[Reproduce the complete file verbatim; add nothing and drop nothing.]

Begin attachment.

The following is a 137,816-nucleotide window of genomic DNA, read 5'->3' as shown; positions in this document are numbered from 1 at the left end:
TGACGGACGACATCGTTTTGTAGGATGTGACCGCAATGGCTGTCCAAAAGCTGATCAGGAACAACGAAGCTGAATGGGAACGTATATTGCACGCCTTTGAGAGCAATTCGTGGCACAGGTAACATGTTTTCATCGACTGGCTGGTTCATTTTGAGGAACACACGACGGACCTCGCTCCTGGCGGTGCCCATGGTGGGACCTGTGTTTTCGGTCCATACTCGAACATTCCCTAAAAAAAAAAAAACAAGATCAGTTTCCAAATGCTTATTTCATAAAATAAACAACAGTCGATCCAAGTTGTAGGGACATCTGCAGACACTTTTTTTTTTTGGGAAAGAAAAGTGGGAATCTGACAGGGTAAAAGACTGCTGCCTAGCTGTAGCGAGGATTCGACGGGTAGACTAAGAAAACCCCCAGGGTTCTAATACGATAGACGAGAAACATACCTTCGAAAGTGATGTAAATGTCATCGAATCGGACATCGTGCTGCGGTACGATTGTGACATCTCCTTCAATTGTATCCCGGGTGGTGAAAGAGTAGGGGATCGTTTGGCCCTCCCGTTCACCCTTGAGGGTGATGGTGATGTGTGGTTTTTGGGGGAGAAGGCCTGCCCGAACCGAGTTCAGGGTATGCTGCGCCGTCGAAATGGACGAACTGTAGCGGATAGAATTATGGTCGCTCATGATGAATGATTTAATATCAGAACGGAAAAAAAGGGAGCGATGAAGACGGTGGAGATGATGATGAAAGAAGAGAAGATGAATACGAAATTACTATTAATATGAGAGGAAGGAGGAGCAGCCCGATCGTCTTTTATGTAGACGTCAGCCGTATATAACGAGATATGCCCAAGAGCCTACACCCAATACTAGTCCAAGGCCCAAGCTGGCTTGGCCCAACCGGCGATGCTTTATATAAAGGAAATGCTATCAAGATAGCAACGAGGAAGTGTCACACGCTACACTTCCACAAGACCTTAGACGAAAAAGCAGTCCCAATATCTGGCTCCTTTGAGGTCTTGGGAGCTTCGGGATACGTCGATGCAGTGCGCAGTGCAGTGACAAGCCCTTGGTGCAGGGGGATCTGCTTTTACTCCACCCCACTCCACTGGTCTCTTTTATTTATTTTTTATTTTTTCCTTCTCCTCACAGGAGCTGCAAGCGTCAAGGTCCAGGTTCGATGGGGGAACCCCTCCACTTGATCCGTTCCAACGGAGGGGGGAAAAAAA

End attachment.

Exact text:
The following is a 137,816-nucleotide window of genomic DNA, read 5'->3' as shown; positions in this document are numbered from 1 at the left end:
TGACGGACGACATCGTTTTGTAGGATGTGACCGCAATGGCTGTCCAAAAGCTGATCAGGAACAACGAAGCTGAATGGGAACGTATATTGCACGCCTTTGAGAGCAATTCGTGGCACAGGTAACATGTTTTCATCGACTGGCTGGTTCATTTTGAGGAACACACGACGGACCTCGCTCCTGGCGGTGCCCATGGTGGGACCTGTGTTTTCGGTCCATACTCGAACATTCCCTAAAAAAAAAAAAACAAGATCAGTTTCCAAATGCTTATTTCATAAAATAAACAACAGTCGATCCAAGTTGTAGGGACATCTGCAGACACTTTTTTTTTTTGGGAAAGAAAAGTGGGAATCTGACAGGGTAAAAGACTGCTGCCTAGCTGTAGCGAGGATTCGACGGGTAGACTAAGAAAACCCCCAGGGTTCTAATACGATAGACGAGAAACATACCTTCGAAAGTGATGTAAATGTCATCGAATCGGACATCGTGCTGCGGTACGATTGTGACATCTCCTTCAATTGTATCCCGGGTGGTGAAAGAGTAGGGGATCGTTTGGCCCTCCCGTTCACCCTTGAGGGTGATGGTGATGTGTGGTTTTTGGGGGAGAAGGCCTGCCCGAACCGAGTTCAGGGTATGCTGCGCCGTCGAAATGGACGAACTGTAGCGGATAGAATTATGGTCGCTCATGATGAATGATTTAATATCAGAACGGAAAAAAAGGGAGCGATGAAGACGGTGGAGATGATGATGAAAGAAGAGAAGATGAATACGAAATTACTATTAATATGAGAGGAAGGAGGAGCAGCCCGATCGTCTTTTATGTAGACGTCAGCCGTATATAACGAGATATGCCCAAGAGCCTACACCCAATACTAGTCCAAGGCCCAAGCTGGCTTGGCCCAACCGGCGATGCTTTATATAAAGGAAATGCTATCAAGATAGCAACGAGGAAGTGTCACACGCTACACTTCCACAAGACCTTAGACGAAAAAGCAGTCCCAATATCTGGCTCCTTTGAGGTCTTGGGAGCTTCGGGATACGTCGATGCAGTGCGCAGTGCAGTGACAAGCCCTTGGTGCAGGGGGATCTGCTTTTACTCCACCCCACTCCACTGGTCTCTTTTATTTATTTTTTATTTTTTCCTTCTCCTCACAGGAGCTGCAAGCGTCAAGGTCCAGGTTCGATGGGGGAACCCCTCCACTTGATCCGTTCCAACGGAGGGGGGAAAAAAA